Easiest Way to Paint TEN Loose Watercolor Flowers | Olga Koelsch | Skillshare

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Easiest Way to Paint TEN Loose Watercolor Flowers

teacher avatar Olga Koelsch, Watercolor artist and Pattern Designer

Watch this class and thousands more

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Taught by industry leaders & working professionals
Topics include illustration, design, photography, and more

Watch this class and thousands more

Get unlimited access to every class
Taught by industry leaders & working professionals
Topics include illustration, design, photography, and more

Lessons in This Class

    • 1.

      About the class


    • 2.



    • 3.



    • 4.



    • 5.

      Cherry Blossom


    • 6.



    • 7.



    • 8.



    • 9.



    • 10.



    • 11.



    • 12.



    • 13.



    • 14.

      Final thoughts


    • 15.

      Join my Membership!


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About This Class

Hello friends!

In this class I am teaching you how to paint ten simple loose watercolor flowers.

I am breaking these down into some really really basic shapes and strokes, so that everyone can paint them!

Even if this is your first time with watercolour, you will manage! And if you are experienced - I am pretty sure you will find some nice tips and ideas as well!

I hope you gonna love these lessons as they are quite relaxing and easy. The only thing you need to do - is to put the theory into practice and train your hand in order to have a progress with your painting skills.

As a result of the course you will be able to paint ten different flowers on loose style and apply all the techniques to painting your favourite flowers.

You could use your favourite suppliers for the course or  follow my list as a guideline.

I am encourage you to share your projects with the others, here on Skillshare, on Instagram to support each other, being more and more confident with bringing your artworks to public!

Let’s connect!

  • Follow me on Instagram - to get more inspiration and a sneak peek on how I turn my paintings into commercial designs and patterns.
  • Follow me on Skillshare - to be notified each time I release a new class. Just click the “follow” button ❤️

Meet Your Teacher

Teacher Profile Image

Olga Koelsch

Watercolor artist and Pattern Designer



Hello friends! I am Olga Koelsch,  watercolour artist and pattern designer living in Norway.

I started my art career in traditional botanical illustration but later on I focused on modern watercolour techniques and loose painting as it has more flexibility and have a high commercial demand.

I love intuitive painting, free-hand painting that comes organically but nevertheless based on knowledge of colors, techniques and composition rules.

I create whimsical watercolours in delicate painting style combined with bohemian touch and expressiveness. I am also known for transparent flowers illustrations (or X-ray flowers) which are becoming my personal signature.

Being a full-time artist I run profitable shops on E... See full profile

Level: Beginner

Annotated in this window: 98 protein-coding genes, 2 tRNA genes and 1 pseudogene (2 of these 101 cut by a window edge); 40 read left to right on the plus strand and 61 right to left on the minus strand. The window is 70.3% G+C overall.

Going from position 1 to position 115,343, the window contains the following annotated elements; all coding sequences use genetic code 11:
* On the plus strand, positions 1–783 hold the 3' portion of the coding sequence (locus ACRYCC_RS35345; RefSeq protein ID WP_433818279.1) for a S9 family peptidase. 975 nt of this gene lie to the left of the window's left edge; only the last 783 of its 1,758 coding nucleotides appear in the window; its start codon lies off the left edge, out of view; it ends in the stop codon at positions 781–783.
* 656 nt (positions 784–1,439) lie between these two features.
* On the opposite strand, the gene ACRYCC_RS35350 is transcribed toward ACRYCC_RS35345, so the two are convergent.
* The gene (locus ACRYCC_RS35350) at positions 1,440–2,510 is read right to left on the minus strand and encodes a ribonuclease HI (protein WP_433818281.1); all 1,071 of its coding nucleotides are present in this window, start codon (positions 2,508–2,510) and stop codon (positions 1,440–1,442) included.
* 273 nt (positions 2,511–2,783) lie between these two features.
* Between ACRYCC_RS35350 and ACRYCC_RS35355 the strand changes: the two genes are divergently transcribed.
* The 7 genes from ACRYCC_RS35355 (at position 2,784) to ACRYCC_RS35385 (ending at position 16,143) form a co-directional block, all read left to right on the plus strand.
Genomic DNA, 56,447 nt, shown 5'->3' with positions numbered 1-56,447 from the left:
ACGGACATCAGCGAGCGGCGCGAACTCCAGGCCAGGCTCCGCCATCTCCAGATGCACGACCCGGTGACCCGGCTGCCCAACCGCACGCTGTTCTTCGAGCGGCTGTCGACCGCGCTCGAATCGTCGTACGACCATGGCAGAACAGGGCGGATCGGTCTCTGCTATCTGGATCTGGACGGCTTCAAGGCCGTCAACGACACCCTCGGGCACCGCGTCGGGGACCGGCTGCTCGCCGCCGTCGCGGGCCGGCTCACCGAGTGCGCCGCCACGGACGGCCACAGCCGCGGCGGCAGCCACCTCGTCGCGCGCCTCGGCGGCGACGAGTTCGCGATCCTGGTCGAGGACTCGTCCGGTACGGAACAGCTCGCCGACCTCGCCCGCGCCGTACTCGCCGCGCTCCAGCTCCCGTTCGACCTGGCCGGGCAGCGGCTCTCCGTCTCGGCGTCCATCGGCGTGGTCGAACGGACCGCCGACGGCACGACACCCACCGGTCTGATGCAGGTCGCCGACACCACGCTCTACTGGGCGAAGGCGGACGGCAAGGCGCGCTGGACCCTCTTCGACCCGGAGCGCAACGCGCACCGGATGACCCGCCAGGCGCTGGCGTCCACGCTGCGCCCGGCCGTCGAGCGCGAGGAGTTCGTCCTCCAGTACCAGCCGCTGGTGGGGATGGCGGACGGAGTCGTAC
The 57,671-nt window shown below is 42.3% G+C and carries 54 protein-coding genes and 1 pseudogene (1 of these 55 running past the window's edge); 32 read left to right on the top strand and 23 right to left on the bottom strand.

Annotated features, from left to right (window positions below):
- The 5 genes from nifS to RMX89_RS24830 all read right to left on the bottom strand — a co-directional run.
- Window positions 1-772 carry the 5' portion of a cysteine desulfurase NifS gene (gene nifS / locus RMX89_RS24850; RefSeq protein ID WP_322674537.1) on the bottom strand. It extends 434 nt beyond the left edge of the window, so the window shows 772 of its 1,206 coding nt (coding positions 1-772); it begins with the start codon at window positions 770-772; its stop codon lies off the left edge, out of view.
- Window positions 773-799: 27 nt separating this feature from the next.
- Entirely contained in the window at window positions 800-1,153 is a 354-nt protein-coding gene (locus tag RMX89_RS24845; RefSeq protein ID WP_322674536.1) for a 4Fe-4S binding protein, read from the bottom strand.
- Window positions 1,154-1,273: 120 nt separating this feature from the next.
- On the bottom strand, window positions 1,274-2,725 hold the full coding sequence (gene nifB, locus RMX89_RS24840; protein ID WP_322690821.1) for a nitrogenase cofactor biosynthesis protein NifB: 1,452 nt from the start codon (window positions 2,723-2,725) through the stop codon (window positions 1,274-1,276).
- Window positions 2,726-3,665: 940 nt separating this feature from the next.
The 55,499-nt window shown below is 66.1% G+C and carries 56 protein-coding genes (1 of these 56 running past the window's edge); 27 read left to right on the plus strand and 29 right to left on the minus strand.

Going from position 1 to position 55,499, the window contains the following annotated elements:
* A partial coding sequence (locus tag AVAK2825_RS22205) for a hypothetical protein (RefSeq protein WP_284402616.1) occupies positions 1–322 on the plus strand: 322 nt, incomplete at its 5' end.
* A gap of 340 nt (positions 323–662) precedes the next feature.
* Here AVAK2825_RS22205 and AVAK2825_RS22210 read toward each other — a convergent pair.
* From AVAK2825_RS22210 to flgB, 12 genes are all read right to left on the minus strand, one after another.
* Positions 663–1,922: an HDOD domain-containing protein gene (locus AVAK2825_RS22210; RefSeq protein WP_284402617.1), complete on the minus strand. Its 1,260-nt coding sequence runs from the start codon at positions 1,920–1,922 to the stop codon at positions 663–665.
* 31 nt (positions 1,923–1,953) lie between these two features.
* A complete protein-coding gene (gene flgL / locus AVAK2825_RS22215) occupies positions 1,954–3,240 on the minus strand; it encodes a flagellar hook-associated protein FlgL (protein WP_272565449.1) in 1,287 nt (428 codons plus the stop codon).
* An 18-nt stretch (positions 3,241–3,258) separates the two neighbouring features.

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1. About the class: Hi friends. I'm a watercolor artist and the pattern designer based in Norway. In this class, I'm going to teach you how to paint ten very simple, loose vertical flowers. I'm breaking this down into some really, really simple steps. So everyone, literally, everyone can manage it, even this is your first time you ever opened a vertical box. You will manage. If you are a pro, I hope you will find a few lovely tips as well. The only thing you need to do is to put theory into practice. And this is crucial. That's how you train your hand, and that's how you improve in your watercolor skills. As we go through this course, we are going to feigned lavender for P, sunflower Oster, peony, flower, iris. A lot prettier load. So let's just start. 2. Materials: For the painting, I would recommend you to use one of your favorite watercolor papers, or you could use one from the list. It should be called breast and 200-300 g. With soft, nice texture. It helps colors to bleed nicely. It's very pleasant to paint on this type of paper. Another cool idea, I found recently, these paper, watercolor paper postcards. You could paint one flower on the front and then send it just to postcard. I think that's very cool idea for a gift. We will be painting all the project with one brush. It's synthetic round brush, relatively big one. With the intent or 12th number. Mine is sustain a grainy I'm not sure if this is applicable worldwide. I could also recommend you to use Princeton brushes and I will give you the links to everything. And the last important thing is a nice roll of paper towel, which we will use to dry our brush. 3. Colours: For this project, I decided to go with British standard watercolor paints, which could be found in each and every watercolor set within each and every brand that very super accessible. So the first one is cadmium yellow. Then for red, cadmium red, slightly purple, Alizarin crimson. That's for pink colors for pink flowers. And now comes blue with trauma in blue. And it's Fred, Prussian blue. Now we have flowers and we need some greenery. It will be the radian. And to soften everything and bring more static is burnt sienna and sepia for dark accents. All these colors are pretty standard, very easy to find. But if for some reason you have troubles to find the exact colors, your boundary to which colors it could be substituted. Chest, drop a question in the comments, and I will help you to find a nice substitution for it. 4. Lavender: I prepare a mix of marine blue and Alizarin crimson. And I mix them in slightly different proportions so I could add some variety to them. To lavender. I mentioned that my lavender will, will grow like this. That's my imaging or imagined stem. I start verbs, been shade of purple. I will be painting just with very top of my brush, like last 5 mm of the brush. I put my brush with the tip on the paper and press a little bit and let it go. I paint these small little strokes and I bring them all to the imaginary stem. If that makes easier for you, you could paint the stem way with your pencil, e.g. I. Just slightly my pet out with the tip of the brush. And I take another shade of the mix. Just for the variety. You could paint all the lavender with the same color. But I encourage you to try different shades of this mix. It will bring a lot of beauty. Another cluster of lavender flowers. And I've washed my brush. I dry it with a paper towel, and I soften a little bit. Add some wash around. Again. I paint a bit of a stem because usually lavender flowers, they grow in clusters. We have some gaps in the stem. And another group of flowers. Very soft. I put my brush on it on the top. I'm very, very tip of the brush. And I create these brush strokes, which comes to one point. They all have to come back to the stem, to our imaginary stem, or a stem which you paint it with your pencil. I map out a little bit more and I changed to more pinky shade. Again, small little brush strokes. And I bring them all to the stem. I wash my brush. I dry it with paper towel and a little bit soft turn around. I will paint the last cluster of flowers. Same, same step, tip of the brush. Small, curvy, see stroke, or just the stroke. Try move your wrist and your brush to get some variety. And it's nice and it's beautiful when your brush strokes, they have different thickness. They have slightly different direction and different structure. And now I switch to the green. For the green, I mix viridian with Burnt Sienna. I want to create these a little bit dry feeling of the grass. And I move my wrist alone, this term to better understand the move, how I paint the rest of the stem. Now let's paint a few leaves. I put my brush on a tip on some point, e.g. around here on the stamp. Press a little bit. Again, just I'm tool the tip of the brush. Not too the whole brush. And I move my hand with some career move. And I leave the pressure. Just like this. Let paint another one. I put my brush on a stem, move a little bit just with the tip of the brush. Then I have some pressure. At some pressure, I am my hand. And then I release the pressure. And this is our beautiful lavender. 5. Cherry Blossom: For painting cherry blossom, I use Alizarin crimson, but very, very diluted, very diluted. And I create a nice puddle. I have enough of material for me. Just to drop off burnt sienna, which I will use for the middle parts. I mix it with Alizarin crimson. And I start to paint from the middle of the flower. I just paid some dots. In the middle. I've washed my brush. And I grab with the whole body of the brush, I grab these diluted pink mix. I set my brush with around 30 degrees. I set it to the middle. And I press on the belly of the brush and make some curve. I dry my brush a little bit with the paper towel. Grab a little bit of pink color, go back to the same point and paint the second half of the petal. Now, I could remove, I could try a little bit with the brush and distribute a little with the tip of the brush. I could distribute the darker shades along the petal. I could softer and beat to shape the platform. Second petal, I wash my brush. I grab a lot of pink mixture on my brush. I put my hand, my race, or the middle of the flower, with the belly of the brush. Hi, paint another half of the petal. I grab more of pink mix, go back to the same point, and paint the second half of the petal. I tried to bring my brush to the same point on the top, but it should be about the same, about the same moment. I dry my brush a bit. I remove some unnecessary amount of watercolor. Because sometimes the dry brush, it works like a sponge. So you could remove where these puddles. And we'll just with the tip of the brush, you could slightly distribute the dark shades from the middle. Just a little bit. Off my brush. I've washed my brush every, each and every petal to keep it very vibrant and very clean. The front petal, I start from the middle. I press on the belly of the brush, make some curve. And I grab a little bit more of pink. I go back here. I create some second half of the petal. I dry my brush with paper towel and distribute a little bit. This watery places like this. While pipe is still wet, you have a lot of room to distribute color to work with the color. We have two more petals left. I've washed my brush, I grab pink mix. I set my brush to the middle point. Sometimes it's very tempting to turn the paper. Try not to do that. It's better if you move your wrist. And this battle will be a little bit shorter. As the flower, as we look on the flower a little bit from the side. And I paint the second half of the petal. Just like this. I dry my brush and I soften the edges. I remove too much water from this petal. And I even could distribute a bit of burnt sienna from the middle tool that battle. The last petal. From the middle. I press on the belly of the brush and I make some curve. I leave some white gaps. To avoid this painting just a blop. It's important that when you leave some white gaps between the petals, I dry my brush and I go along this method, remove the material. I want to emphasize the middle. I take hint of burnt sienna on the tip of the brush. And I go very gentle in the middle just a bit. And of course it's very tempting to put our beautiful flower on a branch, just the burnt sienna. With the tip of the brush. I paint a branch. And to make it curvy, more realistic, more artistic, I add some variety. So I press a little bit on the brush, I release the pressure. I press again. I go in some curve, never paint branches, just trait. And a small tiny little detail. Just with a pink with a pink mix. I paint small little board. It's to see strokes with some white gap in-between. Small, little tiny dots around. 6. Poppy: My basic color for a puppy would be cadmium red. I have bold mix and a slightly diluted part. I will use them both. I start with diluted, but I based my brush in this mix. All the belly of the brush. I'm trying to grab as much as I can on my brush. And I will paint from the top to bottom. I put my brush almost, almost horizontally on the paper. And I will make this move down like this. And a little bit more. It depends on how nice your brush touches the paper. So that's our first petal. I would like to add a little bit more of boldness. The side petal. Same principle. You keep your brush almost horizontally and slide down the whole body of the brush to the same point and release the pressure. And with the tip of the brush you could add some corrections. You could wash your brush, dry brush, and distribute some colors around. Now I'm getting a taking more and more bold or mix of the red color. I paint this petal and I leave small wide gap between two petals. But principle is the same. I paint, I lie my brush almost horizontally on the paper and slide it down. And I'll leave some white gaps in-between. And with the tip of the brush. Now, I could add some strokes to them to this petal. Just a bit to emulate these soft little winds in the poppy. Now, I add just a drop of Alizarin crimson to our mix to make it even more bold because we are painting now. This side, petals. Now is petals are getting more narrow. I paint with the tip of the brush. So I start with the tip of the brush. I press the belly of the brush and bring everything back to the center of the flower. And with the tip of the brush, I add some strokes. For the variety. I want to add some bold mix in the middle of the flower. And with clean and dry brush. I drag out some colors from the middle to the top. That's how I create minds. In the puppy. For the stem, I will take the region and I mix it with a drop of red. Little bit too much. We need still red. So we get this nice, bold, bold, green color. And I carefully start with the tip of the brush with small strokes, I create this bottom part of the board. I try to avoid mixing colors, in this case to match. And if something bleeds, that's okay. And I paint the stem just with the tip of the brush. And you see, I'm not trying to paint the stem. And one goal, if of course, if you could manage, that's fine. But I prefer to go in small strokes. That's how I have more control. And one leaf would be also nice. Just middle wide. And press on the belly of the brush and create some, some shape. 7. Aster: To paint a purple A-star, I prepared a purple mix of ultramarine blue and Alizarin crimson. And I start to paint our roster from the top part. Just with the tip moves, I create the middle part of the flower. I live a lot of white gaps between the strokes to make it look fluffy ARE it's relatively wet here and that's important. Now I wash my brush. I grab the whole brush with this purple mix. And now I will make a quick brave move from the yellow area down with applying a little bit of pressure. Just like this. We have a lot of petals to practice here. Let's start again. Set your brush, it's about 30 degrees angle to the yellow part. And then brave, move here, down. And again and again. When you move your wrist, that creates the variety to the petals, to their directions. I really like how the yellow color bleeds into the purple very organically. So I always try to put my, the tip of the brush into one of these yellow puddles. And after that, I do not touch, I do not help. I do not interfere in the process at all. Um, I add one more petal here with the tip of the brush of purple color. I would like to add just some strokes because I like this single brush strokes. They create the volume and the move of the flower. But again, not overdo it. Let's paint the stem. My favorite mixes, viridian with burnt sienna. First, my hand. I imagine how this terrible goal and I start to move my hand. According to this. Then I touch the paper and I just paint the stem. And it's completely fine if you can't paint it in one goal. Because better you paint it in small steps. And be happy with this. Let's paint one small leaf. In the same principle as the painted petals. 8. Tulip: For a tulip, I prepared a mix of Alizarin crimson just with a hint of burnt sienna to make it a little bit four months. So I take relatively diluted mix and I shape the front petal. I move my brush on always from top to bottom. Don't move it like this from top to bottom. And add some random brushstrokes with the tip of the brush on the very bottom. Now, I want to get a little bit bold mix and tulip flower. Petals. They're round and thick on the top and they get in the bottom. And that's what we're trying to show up now. Try to avoid symmetry. Start painting petals on different levels. And I leave a gap between, between petals to divide them. I would like to add a little bit of dark color, bold color in the bottom. I want to add one petal aside to make our tulip open. So started to open one small petal. We could see the background petal we could see. So I just paint this detail. And I want to add one more side petal around here. On the left side. I like to mix bold brush strokes with very tiny brush strokes. They create these volume and artistic to our flower. That's how we shaped them. Too bad. Let's paint the stem with a mix of iridium and he burnt sienna. I always recommend you to paint in curves. Ovum tulip flower usually has a straight stem, but that look a bit childish. I would say. Let's paint a stem. Maybe add some boldness to this term. No need to try to paint a stem and one goal, it's absolutely fine if you paint with small strokes and lead paint. Greenery, Greenleaf, just barely, barely, barely, barely alone, brushstroke with some nice curve at the very end. 9. Bellflower: For painting company cauliflower or bulk flow, I will use ultramarine blue and mix of viridian and burnt sienna for a stem. And this time I will try. I start to paint with a stem, with my arm. I imagine how this term will grow about this recovery. And right now I add some green surroundings for, for them, bold flower. I've washed my brush. I bathe it in the mix of ultramarine blue and some pressure and releasing pressure. I shape these petals. I could correct at this stage a little bit, all these thickness the petals with a tip of the brush. I could add more details. And some depth to the flower. I take just a hint of ultramarine blue right from the palette. And I set this drop balls and dry ultramarine in this middle, in this point where the flower connects with the stem. I also like to add just a few spots and dots at the very ends of the flower. Small bold details for the contrast. As a final touch, I would like to add a leaf. I just have a very, very, very low on brushstroke with some curve. And I let it go. 10. Sunflower: For some flour, I take burnt sienna for the middle part and cadmium yellow for the leafs. Maybe I will add something in the process. Let's see. So I prepared this nice mixes. And I start with the middle, with the tip of the brush. I do very fun moves. I create a lot of dots. They could bleed with each other. They could be off a little bit of different hues. What's important that you leave a lot of space in-between. It should be very eerie. Don't make it as a big blob. Don't do like this. It should be a nice, very recognizable sunflower texture. It's enough. I wash my brush. I take my mix of law. It's not a mixed actually, just cadmium yellow. And I press on my brush and release the pressure. And that's how I'm going to paint a lot of battles. I keep my brush, it's about 30 degrees to the paper. I start from the middle. I press on the belly of the brush and I release the pressure. And I do it in different directions. Press on the belly of the brush and release the pressure. I press on the belly of the brush and I release the pressure. You could use slightly bigger brush, e.g. and then you get more thick petals. But in principle, you could played all these watercolor or sunflower just with one brush. You could add the second part of the petal like this. You press on the belly of the brush, release the pressure, start from the same point. Belly of the brush releases the pressure. That's how we make the petals a little bit thicker. Brush, release the pressure back to the same point, belly of the brush and then release the pressure. Let's now, now we are going to fill in the gaps. I add a little bit more of cadmium yellow to the mix. And I slightly overlapping here and there. E.g. here is a big gap between the petals. So I just I chose the same. More pressure, less pressure and let everything mix with each other. Again. More pressure, less pressure on the brush, more pressure, less pressure on the brush. You just checking out where aware, some room for more petals. E.g. here you could paint just one in one stroke petal. Same here, one stroke battle. But what is important is to keep some white area in between the petals so it would not mix in just one big loop. Let's add maybe few more petals. More pressure, less pressure. Same here. More pressure, less pressure. We are almost there. I would like to add a little bit of contrast in the middle part. That's why I take sepia color, the darkest brown I have here. And I just go on the very outside area of watercolor flower again with these tipping moves, sometimes I get into white space, sometimes I step in the watery places. It's just to create the contrast. 11. Iris: For the iris flower, I prepared a mix of ultramarine blue and Prussian blue, which hasn't, we'll be mixing it in the process. So I have a very diluted with ultramarine blue color here. I mentioned that the central part of my iris will be about this area. And I start to paint with the top petals. I just paint some curve. I wash my brush. I dry my brush with a paper towel a little bit. And I just go along these lines, soften the edges and I lead the color, distribute by itself. And with the tip of the brush, I add some some details. That's one petal. I grab another mix of ultramarine blue. Try to avoid being too symmetrical. Don't recreate, don't mirroring the petals. Some more interesting shape, a variety of shapes like this, e.g. wash your brush, dry the brush and soften the edges. The edges should be softened from outside of the flower because here is the thickest part of the petal. Sometimes it's some curves here and it's relatively thick, but outside it should be very soft and melting enthalpy. I take Prussian blue, the middle, and I just press on the belly of the brush and bring everything to the middle. With the tip of the brush, I shape a little bit, add some texture on my brush and soften these edges. I see that here a here is a little bit of a puddle. So I dry my brush and I use my brush like a sponge to remove all the unnecessary water. So it will try in the more beautiful way. So let's paint the bottom, the front petal with ultramarine blue. My grip a lot of diluted ultramarine blue. I paint one curve. I paint another curve. I've washed my brush, dry it a little bit, and I soften the H's. I tried to keep the middle of the petal or very light. Sometimes I leave white paper in it. And I move just with the tip of the brush with random moves but along the shape of the petal. To emulate these winds of violet is still wet. I grabbed a hint of ultramarine blue. And I set it in the very top of this petal. Carefully, carefully, carefully add some dark shades into the middle. I could also get this shade to the upper plot. Let's paid side. These two side petals with Prussian blue tip of the brush, belly of the brush. Lettered go. To post the brush, belly of the brush. Let it go. I painted in different directions as you notice, it's starting to turn the paper. Try not to do this. Much nicer if you try to move your wrist. And the final touch, let's put our iris on the stem. I mixed viridian, we will trauma in blue and with a hint of burnt sienna. To get this nice bold green. First, I go with my hand to see where the stem loop hole. And just add some more extra strokes. Don't be afraid not to make it in one goal, that's completely fine. You could add more and more strokes around. Last final touch to make the middle part slightly Depot. I take a bold mix of ultramarine blue and add few petals right on the top of the column. This is it. 12. Rose: For the roles, I take cadmium red and we the hint of alizarin crimson. I start with the tip of my brush. I hold my brush and about 30 degrees between my brush and the surface of the table. And I start with painting small c strokes. They are very small and tiny. And they are a little bit overlap one with another. And I paint like this, about maybe 1 cm. Then I brush my graph. I draw it a little bit with a paper towel. I do not take any color on it. And I go alone. Alone. These C strokes and just soften the edges. You could hear in there. You could release, remove the material from your brush on the paper towel. And then again, you move with C strokes, but you apply a little bit more pressure on your brush. Because the fall, we go from the middle of the roles. The bigger the petals are, the more open they are. That's why they need to be a little bit wider. You could come back to your mix and take a little bit on the tip of your brush and add some shades. If you add the shades in the areas which are still wet, that creates nice mixes. But you could also add this C strokes. We always played with C strokes just around the rows. And when you push your brush and go alone, this says strokes and soften the edges. You could leave some of the strokes untouched. Now, I dilute a little bit the mix, mix. I paint with this mix. More and more bigger brush strokes. So now they cover like one fifth of the BOD, e.g. but I still keep them overlapping. One on the, on the other. And I always add some variety some brushstrokes would build on. Some could be thicker or more narrow. Overlap each other. Then I come back to my bold color. And just with the tip of the brush, I add some tiny strokes to create them. Shades. Because with bolder color, we paint the shades and the shades they usually they are inside the petal. So don't make outlines. Here. You add your darker color in the inner part of the petal. And in the middle, you could add a little bit more of texture just with the tip of the brush and with spontaneous brushstrokes. Just like this. And of course it's nice to add some greenery. I will mix or the region with burnt sienna. It's my favorite mix. One of my favorite mix to create nice, natural green, warm green. And let's paint a few leaves. I start with the tip of the brush. I add some pressure. I move my brush a bit down and release it. As roses or leaves. They have these nice texture, nice sharp edges. I wiggle my brush a little bit just with the tip of the brush to add this texture. I wash my brush, I dry my brush. I remove a little bit of, you will. Let's paint another one. Now I start from the roles spot. So tip of the brush, belly of the brush. Some curve that would go to possibly brush, brush, some curve. Let it go. And texture with the tip of the brush. Dry your brush, softer and some edges remove unnecessary material. Here we are. 13. Peony: For Pilani, I prepared Alizarin crimson with a hint of ultramarine, just with a little bit. I like this deep purple color. I found the point where the bot will be attached to a stem about this. And I will paint with gouache and round shapes. Purely flower has a lot, a lot of petals. Not to get mad with painting always. We paint just brush strokes. And we paint them long. And we paid them short. And you probably notice, I avoid paint the middle because it's the front petal. And that's the lightest battle. And I want to paint a really light. So I've washed my brush. I take very diluted color. Even more. It could be even more diluted. And I paint the middle part very diluted. But the same brush strokes. It's just the same brush strokes. You just fill in all white areas. You could add these lighter mix around. Some bold mix. Very carefully. Carefully. On this light white area. Add some small brush strokes, tiny brush strokes for the contrast. Try to avoid symmetry. Try to add some variety in your brush strokes. And let's add a few leaves, open petals to our pure puny, puny. Same moves. Just very brave move with some curve in it. I like to combine more thicker brush strokes with just very tiny little ones. Remember that the point where everything meets is the darkest point. Let's paint the stem on the region. Loss. Don't see. First, I tried to imagine how the stem will go and I start the move. And I've cleaned my brush to paper and finish them off. Usually peony. They have these greenery ride from this growing right from underneath the butt. That's what we're emulating. We're not going too much into the details. That's enough to bring the impression. 14. Final thoughts: Thank you so much for watching this class. I hope you really enjoyed it. I hope you feel encouraged to start painting watercolor flowers. And I encourage you to share your projects with others, to support each other, to become more and more confident with breathing your artwork to public. I can't wait to see what you have painted and what we could achieve together. Have a great day and see you on the next course. Bye bye. 15. Join my Membership!: Hi friends, I'm going to be killed. And I welcome you to joy, to my membership. I know that we all somehow at different stages of our painting skills and that's fine because I split my membership classes, my membership offers into sudden bundles. And you could start either from the very, very basic steps and then short-time get to another step and then to another step. And as my favorite thing, we could paint together complex botanical illustrations or loose floral compositions. It, somehow, it takes time to realize what you're more into, either into loose painting or some more precise painting, it's okay to give yourself a try. And another thing I would like to stress out that most of my classes, you could stop at any moment, e.g. when a baby cries or dog needs to go out. So really at any moment and heavy, just 15 min daily practice. Good. Bring you into really nice progress with watercolor painting, withdrawal away, anything basically. So I invite you to try out free classes, to try out churn membership, e.g. for a month and feel how how does it feel here. So I hope you will like it and we could make, we could create a really nice together. I hope I see you there. Bye bye.